AI Holistic Adoption for Manufacturing and Operations: Program

(“AI Holistic Adoption for Manufacturing and Operations” is a four-part series which focuses on the executive leadership perspective including key execution topics required for the enterprise digital transformation journey and holistic adoption of AI for manufacturing and operations organizations. Planned topics include: Value, Program, Data and Ethics. Here we address the Program.) 

The Executive Leadership Perspective  

The first article of this series described the fundamental responsibility of executive leaders to focus the enterprise Digital Transformation and AI Adoption on Value. AI Holistic Adoption drives the value focus and is the combination of addressing the needs of the people, processes, and tools associated with the AI solution. This is a critical perspective shift from the comfort of data science to the applicability of true customer engagement.   

Once the executive leader has truly anchored their vision of the enterprise’s digital transformation and AI adoption in this perspective, they must enable their teams by addressing the formation of their analytics program.   

Analytics Program Deliverable  

A key deliverable of the analytics program is the analytics library. It is important for the executive leader to recognize however that enterprise-wide AI Holistic Adoption requires more strategic elements from the analytics program beyond the basic “library of AI algorithms”. 

 To achieve AI Holistic Adoption, the analytics program must address the analytics library development, library portal, analytics design package, security elements and implementation governance. 

Analytics Library Development   

In AI Holistic Adoption, the analytics library is defined as a library of value analytics (VA).  Each VA is associated with user stories and brings specific value. Each VA also has a design package which enables holistic adoption and enterprise level scaling. For most enterprises, the initial step in analytics library development is to review the existing analytics inventory for value, determine alignment with the value objectives of the enterprise, and identify value gaps.    

The executive leader looking to rapidly scale their analytics program will drive their analytics library development to leverage internal teams, cross enterprise development teams and third party analytics developers. Evolving your analytics program to support multi-sourcing is a complex enterprise program endeavor.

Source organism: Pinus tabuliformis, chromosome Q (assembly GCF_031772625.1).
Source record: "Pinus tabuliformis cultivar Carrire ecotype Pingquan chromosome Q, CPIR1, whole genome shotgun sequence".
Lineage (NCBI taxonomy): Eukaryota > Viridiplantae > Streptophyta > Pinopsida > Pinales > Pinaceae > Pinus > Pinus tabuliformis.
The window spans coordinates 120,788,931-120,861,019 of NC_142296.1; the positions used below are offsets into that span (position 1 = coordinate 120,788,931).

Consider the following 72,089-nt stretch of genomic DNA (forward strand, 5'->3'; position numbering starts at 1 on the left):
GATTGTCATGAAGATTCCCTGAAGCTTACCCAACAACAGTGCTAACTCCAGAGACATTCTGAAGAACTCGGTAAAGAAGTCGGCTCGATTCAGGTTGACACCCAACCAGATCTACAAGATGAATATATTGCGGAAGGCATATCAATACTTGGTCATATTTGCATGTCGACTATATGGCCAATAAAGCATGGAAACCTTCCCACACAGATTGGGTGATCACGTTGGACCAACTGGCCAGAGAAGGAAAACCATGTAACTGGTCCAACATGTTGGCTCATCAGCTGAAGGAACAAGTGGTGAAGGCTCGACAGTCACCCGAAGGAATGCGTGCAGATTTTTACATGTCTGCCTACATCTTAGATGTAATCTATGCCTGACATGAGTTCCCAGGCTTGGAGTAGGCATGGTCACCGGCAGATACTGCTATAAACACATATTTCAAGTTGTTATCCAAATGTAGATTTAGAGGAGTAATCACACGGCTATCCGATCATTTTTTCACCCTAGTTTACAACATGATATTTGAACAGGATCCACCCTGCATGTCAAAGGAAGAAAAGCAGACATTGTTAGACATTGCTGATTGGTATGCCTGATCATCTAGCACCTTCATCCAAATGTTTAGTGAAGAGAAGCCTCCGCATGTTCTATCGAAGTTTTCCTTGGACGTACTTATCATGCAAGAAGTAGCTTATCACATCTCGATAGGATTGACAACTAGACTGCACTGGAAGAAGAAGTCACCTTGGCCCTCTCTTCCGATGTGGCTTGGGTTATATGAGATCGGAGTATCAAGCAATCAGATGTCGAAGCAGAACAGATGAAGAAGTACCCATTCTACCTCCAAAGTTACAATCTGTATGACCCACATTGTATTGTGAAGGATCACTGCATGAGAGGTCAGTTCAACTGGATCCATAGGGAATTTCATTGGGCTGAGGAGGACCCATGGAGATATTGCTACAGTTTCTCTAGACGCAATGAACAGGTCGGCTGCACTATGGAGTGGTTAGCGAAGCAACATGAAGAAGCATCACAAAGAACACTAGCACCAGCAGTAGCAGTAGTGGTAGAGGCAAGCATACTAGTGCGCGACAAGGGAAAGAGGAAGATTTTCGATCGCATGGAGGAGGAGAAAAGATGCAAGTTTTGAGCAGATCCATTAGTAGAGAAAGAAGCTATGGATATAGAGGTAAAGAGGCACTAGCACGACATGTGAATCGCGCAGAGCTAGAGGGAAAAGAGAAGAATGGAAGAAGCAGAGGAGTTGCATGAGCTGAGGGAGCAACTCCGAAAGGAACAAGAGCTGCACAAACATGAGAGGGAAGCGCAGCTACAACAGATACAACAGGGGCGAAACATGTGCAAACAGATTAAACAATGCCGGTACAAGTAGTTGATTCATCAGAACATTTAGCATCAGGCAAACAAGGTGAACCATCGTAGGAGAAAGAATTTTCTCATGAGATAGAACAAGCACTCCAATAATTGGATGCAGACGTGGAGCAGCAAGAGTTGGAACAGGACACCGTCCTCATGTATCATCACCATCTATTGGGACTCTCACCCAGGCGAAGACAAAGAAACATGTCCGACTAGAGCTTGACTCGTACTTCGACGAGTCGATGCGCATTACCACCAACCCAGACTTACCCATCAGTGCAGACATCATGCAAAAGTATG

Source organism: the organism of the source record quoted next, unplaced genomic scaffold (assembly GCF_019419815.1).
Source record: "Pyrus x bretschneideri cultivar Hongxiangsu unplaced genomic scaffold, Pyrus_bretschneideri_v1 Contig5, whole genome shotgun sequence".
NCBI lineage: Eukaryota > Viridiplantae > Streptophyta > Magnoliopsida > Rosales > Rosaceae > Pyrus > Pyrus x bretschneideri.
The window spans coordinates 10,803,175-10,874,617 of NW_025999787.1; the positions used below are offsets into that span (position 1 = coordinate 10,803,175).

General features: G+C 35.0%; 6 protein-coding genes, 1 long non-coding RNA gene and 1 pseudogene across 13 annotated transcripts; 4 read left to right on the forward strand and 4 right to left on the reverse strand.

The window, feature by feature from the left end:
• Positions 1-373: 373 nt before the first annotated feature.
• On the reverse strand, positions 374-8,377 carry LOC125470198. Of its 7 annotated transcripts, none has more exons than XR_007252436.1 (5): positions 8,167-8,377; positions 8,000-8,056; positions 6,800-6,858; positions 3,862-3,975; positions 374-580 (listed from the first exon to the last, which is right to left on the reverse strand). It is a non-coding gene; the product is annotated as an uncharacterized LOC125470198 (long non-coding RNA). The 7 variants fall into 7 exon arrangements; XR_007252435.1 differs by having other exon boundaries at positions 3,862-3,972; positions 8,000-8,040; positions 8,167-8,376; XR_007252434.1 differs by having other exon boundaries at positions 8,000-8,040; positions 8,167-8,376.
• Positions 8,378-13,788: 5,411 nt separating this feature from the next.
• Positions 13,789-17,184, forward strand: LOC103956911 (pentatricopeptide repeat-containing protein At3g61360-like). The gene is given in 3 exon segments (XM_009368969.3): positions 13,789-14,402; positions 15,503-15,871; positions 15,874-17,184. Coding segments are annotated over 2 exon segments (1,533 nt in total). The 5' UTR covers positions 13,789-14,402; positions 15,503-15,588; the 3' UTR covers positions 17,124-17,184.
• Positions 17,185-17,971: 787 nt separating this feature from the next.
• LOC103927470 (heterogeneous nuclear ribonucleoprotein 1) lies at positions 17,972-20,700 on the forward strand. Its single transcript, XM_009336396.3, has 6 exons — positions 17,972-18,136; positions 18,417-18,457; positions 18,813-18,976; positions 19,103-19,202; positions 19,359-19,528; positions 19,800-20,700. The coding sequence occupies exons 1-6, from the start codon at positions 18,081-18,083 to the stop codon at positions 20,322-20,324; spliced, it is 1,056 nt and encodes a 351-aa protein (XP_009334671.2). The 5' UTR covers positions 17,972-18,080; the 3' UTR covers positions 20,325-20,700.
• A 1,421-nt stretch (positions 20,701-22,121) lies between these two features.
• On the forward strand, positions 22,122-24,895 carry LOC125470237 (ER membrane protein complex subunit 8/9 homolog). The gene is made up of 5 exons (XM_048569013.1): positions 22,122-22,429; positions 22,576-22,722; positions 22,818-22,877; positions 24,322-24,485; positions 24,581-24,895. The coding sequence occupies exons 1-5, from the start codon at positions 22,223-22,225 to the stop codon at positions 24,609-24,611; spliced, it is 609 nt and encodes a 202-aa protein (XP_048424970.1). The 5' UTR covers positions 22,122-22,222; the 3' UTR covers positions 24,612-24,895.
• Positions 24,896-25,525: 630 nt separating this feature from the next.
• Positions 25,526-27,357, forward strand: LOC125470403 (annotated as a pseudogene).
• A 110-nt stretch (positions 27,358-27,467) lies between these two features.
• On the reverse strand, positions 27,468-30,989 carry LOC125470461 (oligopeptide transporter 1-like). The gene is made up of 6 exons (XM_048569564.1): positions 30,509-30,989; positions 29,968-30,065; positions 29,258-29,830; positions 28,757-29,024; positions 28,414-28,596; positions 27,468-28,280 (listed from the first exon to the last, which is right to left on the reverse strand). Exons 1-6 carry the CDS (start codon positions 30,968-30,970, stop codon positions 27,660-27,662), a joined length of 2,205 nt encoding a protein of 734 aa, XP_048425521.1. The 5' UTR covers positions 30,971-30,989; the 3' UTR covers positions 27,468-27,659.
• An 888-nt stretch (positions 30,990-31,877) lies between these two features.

Typically, the starting point for most companies is a highly customized set of dispersed analytics development efforts with pockets of individuals creating analytics. These analytics are known primarily by the originating developing team, “hard coded” in the offer, and are very difficult if not impossible to maintain, upgrade, or reuse. If third party analytics are used or analytics-as-a-service (AaaS) purchased, then the “black box” effect can occur where the company stakeholders do not have visibility into aspects of the analytics performance that are necessary to confirm value and ensure integration, quality, and reliability.  

To scale analytics library development, the analytics program must deliver a suite of mechanisms to give visibility and control over the analytics. This is accomplished with the portal, design package, security elements and implementation governance.  

Library Portal 

The library portal is used to hold the value analytics library and is critical for successful global visibility, access and management of the analytics library. These are key capabilities for the scalable growth of an enterprise analytics program which may include multi-sourcing of analytics.  

The library portal provides visibility and utilization of library content across the enterprise. For the digital transformation and connectivity goals of the enterprise, this is invaluable as it provides teams with the insight into existing cross enterprise analytics capabilities and corresponding access as required.  

The Library Portal must also provide accessibility to the key design elements of the value analytics (VA). The set of design elements is referred to as the analytics design package.  

Analytics Design Package  

The analytics design package defines the use of the value analytics and the combination of design elements necessary to execute, reproduce, transport, and manage the VA. This package addresses the transportability, reproducibility and quality of the VA.  

The analytics design package is a supercharged analytics delivery mechanism which provides development communities with both a standardized analytics design methodology and modularity required to scale, supporting an enterprise level analytics program. Although specifics vary by business, the table below provides an example summary of potential design package components, associated value and stakeholders.  

Table: High level example of component, value and stakeholder 

Analytics Design Package Component Value delivered Stakeholder 
User Story & results Benchmark Mockup demo & results example Data Scientists Marketing/Sales Integration development 
Algorithm Code Date assessment results Data Scientist 
Baseline Data Set Reference input data defines assumptions and criteria associated with input date Data Scientists Marketing/Sales Development SME 
Training Model Analytics Quality and Security Data Scientists/Development  
Simulation Engine Simulation recreation Development 
User Value Configuration Configuration specific to target customer or business segment Development  Marketing/Sales